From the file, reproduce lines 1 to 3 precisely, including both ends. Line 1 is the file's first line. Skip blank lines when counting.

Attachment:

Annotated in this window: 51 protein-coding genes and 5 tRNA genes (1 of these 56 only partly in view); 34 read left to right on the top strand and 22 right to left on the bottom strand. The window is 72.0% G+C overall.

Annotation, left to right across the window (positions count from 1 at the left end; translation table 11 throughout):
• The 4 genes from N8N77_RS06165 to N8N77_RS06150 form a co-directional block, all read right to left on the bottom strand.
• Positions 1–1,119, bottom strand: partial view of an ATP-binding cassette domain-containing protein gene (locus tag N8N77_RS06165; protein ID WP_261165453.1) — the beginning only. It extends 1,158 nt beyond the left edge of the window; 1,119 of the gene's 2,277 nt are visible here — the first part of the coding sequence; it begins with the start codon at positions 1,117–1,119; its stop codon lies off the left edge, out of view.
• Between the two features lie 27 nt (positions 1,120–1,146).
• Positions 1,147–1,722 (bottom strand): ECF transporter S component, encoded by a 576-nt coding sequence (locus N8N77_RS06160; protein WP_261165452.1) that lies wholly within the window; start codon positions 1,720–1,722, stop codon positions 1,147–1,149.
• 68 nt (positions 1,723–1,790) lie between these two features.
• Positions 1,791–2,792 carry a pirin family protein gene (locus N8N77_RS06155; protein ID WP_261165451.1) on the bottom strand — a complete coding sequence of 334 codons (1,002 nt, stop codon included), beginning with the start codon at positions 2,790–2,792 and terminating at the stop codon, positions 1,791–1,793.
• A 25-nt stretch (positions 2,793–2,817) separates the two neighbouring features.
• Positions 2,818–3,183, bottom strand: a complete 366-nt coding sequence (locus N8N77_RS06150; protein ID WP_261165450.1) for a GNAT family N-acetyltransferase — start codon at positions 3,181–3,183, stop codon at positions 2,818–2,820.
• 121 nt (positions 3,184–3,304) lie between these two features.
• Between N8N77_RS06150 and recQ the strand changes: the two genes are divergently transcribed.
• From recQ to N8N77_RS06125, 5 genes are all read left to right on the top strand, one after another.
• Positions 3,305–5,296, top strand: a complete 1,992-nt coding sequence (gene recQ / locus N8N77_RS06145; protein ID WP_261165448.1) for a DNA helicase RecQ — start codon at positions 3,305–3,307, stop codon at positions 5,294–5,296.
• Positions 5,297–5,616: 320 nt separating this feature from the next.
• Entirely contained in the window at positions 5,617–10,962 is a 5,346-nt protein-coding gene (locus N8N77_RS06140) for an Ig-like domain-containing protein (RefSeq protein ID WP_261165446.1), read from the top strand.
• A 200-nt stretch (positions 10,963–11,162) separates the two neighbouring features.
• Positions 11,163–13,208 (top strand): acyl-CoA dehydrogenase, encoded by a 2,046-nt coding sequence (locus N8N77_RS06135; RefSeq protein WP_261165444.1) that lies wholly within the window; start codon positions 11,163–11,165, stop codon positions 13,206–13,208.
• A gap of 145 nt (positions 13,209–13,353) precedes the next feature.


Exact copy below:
Annotated in this window: 51 protein-coding genes and 5 tRNA genes (1 of these 56 only partly in view); 34 read left to right on the top strand and 22 right to left on the bottom strand. The window is 72.0% G+C overall.

Annotation, left to right across the window (positions count from 1 at the left end; translation table 11 throughout):
• The 4 genes from N8N77_RS06165 to N8N77_RS06150 form a co-directional block, all read right to left on the bottom strand.